Consider the three quarantined large cruise ships in Asia waters in February 2020: “The Diamond Princess,” anchored off the coast of Yokohama, Japan, with over 3,500 passengers and crew on board; “The World Dream,” docked in Hong Kong with more than 3,600 people on board; and “The Westerdam,” just docked in Cambodia as we write this. Some have labeled these ships as “floating prisons” [12]. The Diamond Princess has had the most cases of the COVID-19 virus, with at least 218 on board becoming infected as of Feb. 13, with maximum daily growth doubling with 70 new infections in one day (Feb. 10). These infections occurred in the presence of attempted on-board self-isolation of the passengers and crew. According to ship Capt. Stefano Ravera, it may be that the doubling of infections in one day was due to infections acquired on land, before the ship was quarantined [13]. If so, once the incubation period for on-land infections is over, we would expect to see a sharp drop in new infections, assuming the self-isolation plan is working.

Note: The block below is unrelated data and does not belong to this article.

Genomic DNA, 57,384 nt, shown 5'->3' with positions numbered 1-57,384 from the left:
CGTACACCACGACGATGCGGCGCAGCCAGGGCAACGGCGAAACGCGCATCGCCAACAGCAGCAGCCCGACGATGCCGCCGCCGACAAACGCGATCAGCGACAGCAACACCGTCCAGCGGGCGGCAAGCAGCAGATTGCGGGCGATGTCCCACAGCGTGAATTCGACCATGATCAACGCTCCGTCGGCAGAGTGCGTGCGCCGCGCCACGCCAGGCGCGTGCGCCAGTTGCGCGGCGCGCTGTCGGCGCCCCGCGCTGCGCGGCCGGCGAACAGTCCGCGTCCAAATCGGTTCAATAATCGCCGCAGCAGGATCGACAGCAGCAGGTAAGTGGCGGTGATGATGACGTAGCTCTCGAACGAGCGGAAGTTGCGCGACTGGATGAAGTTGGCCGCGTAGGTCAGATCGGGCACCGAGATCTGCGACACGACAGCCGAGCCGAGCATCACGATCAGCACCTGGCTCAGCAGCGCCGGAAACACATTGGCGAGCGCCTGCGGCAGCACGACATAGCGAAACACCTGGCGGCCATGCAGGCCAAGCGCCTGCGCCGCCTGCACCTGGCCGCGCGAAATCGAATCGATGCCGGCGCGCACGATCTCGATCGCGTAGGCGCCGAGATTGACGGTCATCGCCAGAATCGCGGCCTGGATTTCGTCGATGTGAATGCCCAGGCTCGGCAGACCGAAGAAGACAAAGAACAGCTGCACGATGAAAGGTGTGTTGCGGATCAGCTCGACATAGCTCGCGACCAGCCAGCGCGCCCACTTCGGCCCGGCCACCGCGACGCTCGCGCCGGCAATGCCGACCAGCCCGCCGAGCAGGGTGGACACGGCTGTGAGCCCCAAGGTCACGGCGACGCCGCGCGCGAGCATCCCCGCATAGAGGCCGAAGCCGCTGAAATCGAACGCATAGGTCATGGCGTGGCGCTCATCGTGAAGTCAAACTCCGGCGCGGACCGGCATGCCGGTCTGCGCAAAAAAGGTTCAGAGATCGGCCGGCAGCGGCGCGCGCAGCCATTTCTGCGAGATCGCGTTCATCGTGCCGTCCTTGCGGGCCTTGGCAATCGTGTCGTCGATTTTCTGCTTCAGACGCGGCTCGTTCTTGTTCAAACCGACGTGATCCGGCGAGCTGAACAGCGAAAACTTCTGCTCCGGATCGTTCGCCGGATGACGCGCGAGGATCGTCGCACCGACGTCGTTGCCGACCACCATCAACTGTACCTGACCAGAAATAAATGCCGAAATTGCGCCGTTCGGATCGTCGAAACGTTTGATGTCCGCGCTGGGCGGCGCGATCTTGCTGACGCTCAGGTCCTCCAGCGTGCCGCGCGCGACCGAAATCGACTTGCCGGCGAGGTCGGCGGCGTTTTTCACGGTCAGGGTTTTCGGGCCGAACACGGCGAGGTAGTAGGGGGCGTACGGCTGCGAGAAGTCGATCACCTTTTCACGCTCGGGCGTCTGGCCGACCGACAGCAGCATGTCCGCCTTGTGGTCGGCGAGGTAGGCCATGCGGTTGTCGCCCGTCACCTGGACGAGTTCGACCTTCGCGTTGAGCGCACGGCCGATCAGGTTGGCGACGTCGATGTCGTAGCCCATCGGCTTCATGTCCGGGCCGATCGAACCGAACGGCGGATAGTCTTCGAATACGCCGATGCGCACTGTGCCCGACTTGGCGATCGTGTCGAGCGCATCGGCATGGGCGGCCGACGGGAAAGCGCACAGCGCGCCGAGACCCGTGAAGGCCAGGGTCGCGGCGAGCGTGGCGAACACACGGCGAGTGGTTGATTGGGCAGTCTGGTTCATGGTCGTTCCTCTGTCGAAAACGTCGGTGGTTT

But what may cause the self-isolation plan not to work? One possible suspect: the fecal matter route of infection. Has this route of infection been seriously examined for these passengers and crew? While most passengers will have private bathrooms in their rooms and suites, they are all connected by a complex, high-tech plumbing system. Some passengers may attempt to flush objects down the toilet that do not belong there, perhaps leading to local system malfunction until repair. Also, the drain on the bathroom floor of many cruise ships may not have the S-shaped liquid-and-odor catch that one typically has in homes; this can occasionally cause the gases from a ship sewage collection tank to waft into the passenger compartment. These physical attributes of a ship’s plumbing suggest that aerated fecal matter could possibly get into passenger quarters. As this author understands, there are usually no bathroom vents to the outside, so what happens in the bathroom, in terms of gases, stays in the bathroom and cabin. Ship-wide air ventilation, or lack thereof, would also play a role in transmitting infection to others, via the respiratory or intestinal route. According to Shigeru Omi, an infectious disease prevention expert and former regional director for the World Health Organization, “On the ship, infections are getting very dense. ... It now provides a favorable environment for the virus to spread and I think it’s time for people to get off. … It’s like we are seeing a very condensed version of what could happen in a local community” (Feb. 13, [14]). The author’s recommendation: In near-term research, take each of the two possible infection routes seriously and examine the ships for such possibilities.